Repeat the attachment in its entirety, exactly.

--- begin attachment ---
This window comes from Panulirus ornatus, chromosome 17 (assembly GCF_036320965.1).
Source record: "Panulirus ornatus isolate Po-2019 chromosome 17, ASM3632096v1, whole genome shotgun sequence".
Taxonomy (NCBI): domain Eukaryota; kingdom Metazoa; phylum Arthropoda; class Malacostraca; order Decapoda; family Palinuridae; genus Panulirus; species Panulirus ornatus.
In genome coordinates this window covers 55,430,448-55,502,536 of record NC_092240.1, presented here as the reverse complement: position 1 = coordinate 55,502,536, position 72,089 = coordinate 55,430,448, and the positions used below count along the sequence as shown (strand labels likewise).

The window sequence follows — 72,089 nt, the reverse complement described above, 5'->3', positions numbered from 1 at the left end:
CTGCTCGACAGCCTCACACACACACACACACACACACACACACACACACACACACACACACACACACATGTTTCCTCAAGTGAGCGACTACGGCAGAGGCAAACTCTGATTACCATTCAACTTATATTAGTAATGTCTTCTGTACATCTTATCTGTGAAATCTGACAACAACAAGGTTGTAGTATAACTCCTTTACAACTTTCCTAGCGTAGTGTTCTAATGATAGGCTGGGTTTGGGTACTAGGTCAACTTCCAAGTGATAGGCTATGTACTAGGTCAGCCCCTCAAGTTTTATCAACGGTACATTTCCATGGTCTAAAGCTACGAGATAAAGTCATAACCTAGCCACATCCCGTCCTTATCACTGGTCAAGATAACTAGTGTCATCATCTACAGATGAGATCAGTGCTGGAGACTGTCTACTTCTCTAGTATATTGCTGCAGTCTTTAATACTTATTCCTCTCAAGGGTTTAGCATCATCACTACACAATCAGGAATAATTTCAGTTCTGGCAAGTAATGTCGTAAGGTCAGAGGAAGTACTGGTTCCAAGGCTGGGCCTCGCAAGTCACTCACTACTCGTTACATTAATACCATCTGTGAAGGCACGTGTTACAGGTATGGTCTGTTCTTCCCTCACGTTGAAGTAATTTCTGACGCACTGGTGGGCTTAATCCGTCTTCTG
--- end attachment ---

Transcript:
This window comes from Panulirus ornatus, chromosome 17 (assembly GCF_036320965.1).
Source record: "Panulirus ornatus isolate Po-2019 chromosome 17, ASM3632096v1, whole genome shotgun sequence".
Taxonomy (NCBI): domain Eukaryota; kingdom Metazoa; phylum Arthropoda; class Malacostraca; order Decapoda; family Palinuridae; genus Panulirus; species Panulirus ornatus.
In genome coordinates this window covers 55,430,448-55,502,536 of record NC_092240.1, presented here as the reverse complement: position 1 = coordinate 55,502,536, position 72,089 = coordinate 55,430,448, and the positions used below count along the sequence as shown (strand labels likewise).

The window sequence follows — 72,089 nt, the reverse complement described above, 5'->3', positions numbered from 1 at the left end:
CTGCTCGACAGCCTCACACACACACACACACACACACACACACACACACACACACACACACACACACATGTTTCCTCAAGTGAGCGACTACGGCAGAGGCAAACTCTGATTACCATTCAACTTATATTAGTAATGTCTTCTGTACATCTTATCTGTGAAATCTGACAACAACAAGGTTGTAGTATAACTCCTTTACAACTTTCCTAGCGTAGTGTTCTAATGATAGGCTGGGTTTGGGTACTAGGTCAACTTCCAAGTGATAGGCTATGTACTAGGTCAGCCCCTCAAGTTTTATCAACGGTACATTTCCATGGTCTAAAGCTACGAGATAAAGTCATAACCTAGCCACATCCCGTCCTTATCACTGGTCAAGATAACTAGTGTCATCATCTACAGATGAGATCAGTGCTGGAGACTGTCTACTTCTCTAGTATATTGCTGCAGTCTTTAATACTTATTCCTCTCAAGGGTTTAGCATCATCACTACACAATCAGGAATAATTTCAGTTCTGGCAAGTAATGTCGTAAGGTCAGAGGAAGTACTGGTTCCAAGGCTGGGCCTCGCAAGTCACTCACTACTCGTTACATTAATACCATCTGTGAAGGCACGTGTTACAGGTATGGTCTGTTCTTCCCTCACGTTGAAGTAATTTCTGACGCACTGGTGGGCTTAATCCGTCTTCTG